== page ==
By Cady Kuzmich
Clifton Park — A Clifton Park artist has found her true medium after years of toiling with more traditional means. Her art form of choice — beaning, coffee beaning.
Local coffee drinkers have likely seen Betsi Shelffo’s work in Mocha Lisa’s Cafe in Clifton Park and in Ballston Spa’s Coffee Planet. Her portraits depict well known singers, actors and animals –all out of coffee beans. She frames each piece with a recycled frame from thrift shops because it cuts down on costs for the customers and adds to each piece’s individuality. In all, Shelffo estimates she’s completed over 75 portraits so far.
Shelffo walked into Mocha Lisas Cafe in Clifton Park Friday afternoon with an original miniature coffee cup ring on her finger and a silver tea kettle necklace around her neck. A tattoo of Max from Maurice Sendak’s well-loved Where The Wild Things Are peeked out under her shirt sleeve. “My mom always compared me to Max,” she laughed. “A troublemaker…” . She made it herself. Her artwork has been bringing new life to the walls of Mocha Lisa’s for the last three weeks.
“I’m so happy to have my work here in my own backyard,” she said.
Shelffo moved to Clifton Park from Niskayuna 22 years ago. For much of that time, she focused on painting.
“Painting was my thing for many years,” said Shelffo. When her children were little, she started a little business painting flower pots called Happy Pots and spent a lot of time at local craft fairs. For years, she focused on painting in the simple American folk style. She also enjoyed decoupage, which she said was a popular craft in the 1970s that experienced a comeback several years ago. Upcycling is another passion of Shelffo’s. “I make shoes, furniture, glassware, quirky stuff,” she said. Shelffo was a member of the Artique Co-Op in Clifton Park for nearly five years.
A couple years ago when her husband started working with a coffee shop called Fortunate Cup in Saratoga, Shelffo decided to try something new.
While she started out making collages for the coffee shop’s walls, she wanted more of a challenge and moved to 3-D art with coffee beans. “The collages were missing something. The people who are into roasting are passionate about what they do. It’s remarkable the work they put into it,” she said. “I wanted to showcase the beans.”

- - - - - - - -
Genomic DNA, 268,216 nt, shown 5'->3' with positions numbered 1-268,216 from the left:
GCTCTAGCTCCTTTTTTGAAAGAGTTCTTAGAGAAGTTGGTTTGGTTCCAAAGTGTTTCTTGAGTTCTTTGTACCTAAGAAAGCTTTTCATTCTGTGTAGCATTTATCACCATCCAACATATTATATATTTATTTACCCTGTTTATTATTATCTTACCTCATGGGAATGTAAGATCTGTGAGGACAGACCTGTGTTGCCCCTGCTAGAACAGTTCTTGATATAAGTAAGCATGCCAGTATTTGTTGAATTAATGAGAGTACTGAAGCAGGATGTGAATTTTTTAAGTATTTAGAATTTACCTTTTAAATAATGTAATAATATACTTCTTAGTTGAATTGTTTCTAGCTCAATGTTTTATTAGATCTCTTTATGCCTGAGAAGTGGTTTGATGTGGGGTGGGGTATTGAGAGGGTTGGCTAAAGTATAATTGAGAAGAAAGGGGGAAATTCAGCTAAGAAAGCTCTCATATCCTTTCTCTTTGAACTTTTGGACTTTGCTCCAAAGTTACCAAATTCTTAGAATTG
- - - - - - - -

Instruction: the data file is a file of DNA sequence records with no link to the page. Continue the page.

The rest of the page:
In the winter of 2014, her bean art gradually morphed into the portraits she does today. The first portrait she attempted was of Marilyn Monroe. “I hung it and people went nuts,” she laughed. Next, she created a portrait of Elvis out of coffee beans. “That went over equally as well,” she said. “It was a fluke and I haven’t stopped since. It’s taken on a life of it’s own,” said Shelffo.
Her work started attracting curious art enthusiasts to the coffee shops that housed her portraits. “If I can bring more business in, it’s a win-win,” she said.
A passion for art is in her genes. Her mother was a painter while both her brother and sister studied art in college. Shelffo, however, is self-taught.
On average, a medium size portrait takes between 20 and 25 hours to complete. The most time consuming piece was a portrait of Derek Jeter that took 53 hours. She focuses on popular singers and actors that are easily recognizable. She offers to do custom designs as well. Her portraits are priced between $25 and $300.
She once made a coffee bean portrait of Snoop Dog, which she said is still her favorite piece because it was so challenging. “I’m very proud of him,” she said.
One of her next big goals is to create an eight foot tall version of the statue of liberty out of coffee beans. “I love the challenge,” she said. “If it wasn’t a challenge, I wouldn’t want to do it anymore,” she said. “There has to be a goal to reach for, otherwise it becomes stale.”
Shelffo’s advice to young artists is this: don’t get discouraged if you don’t find your medium right away. “Maybe you can’t do this or that but everyone has the ability to be creative in one way or another. I can’t draw and I can’t paint but I can bean!” she said.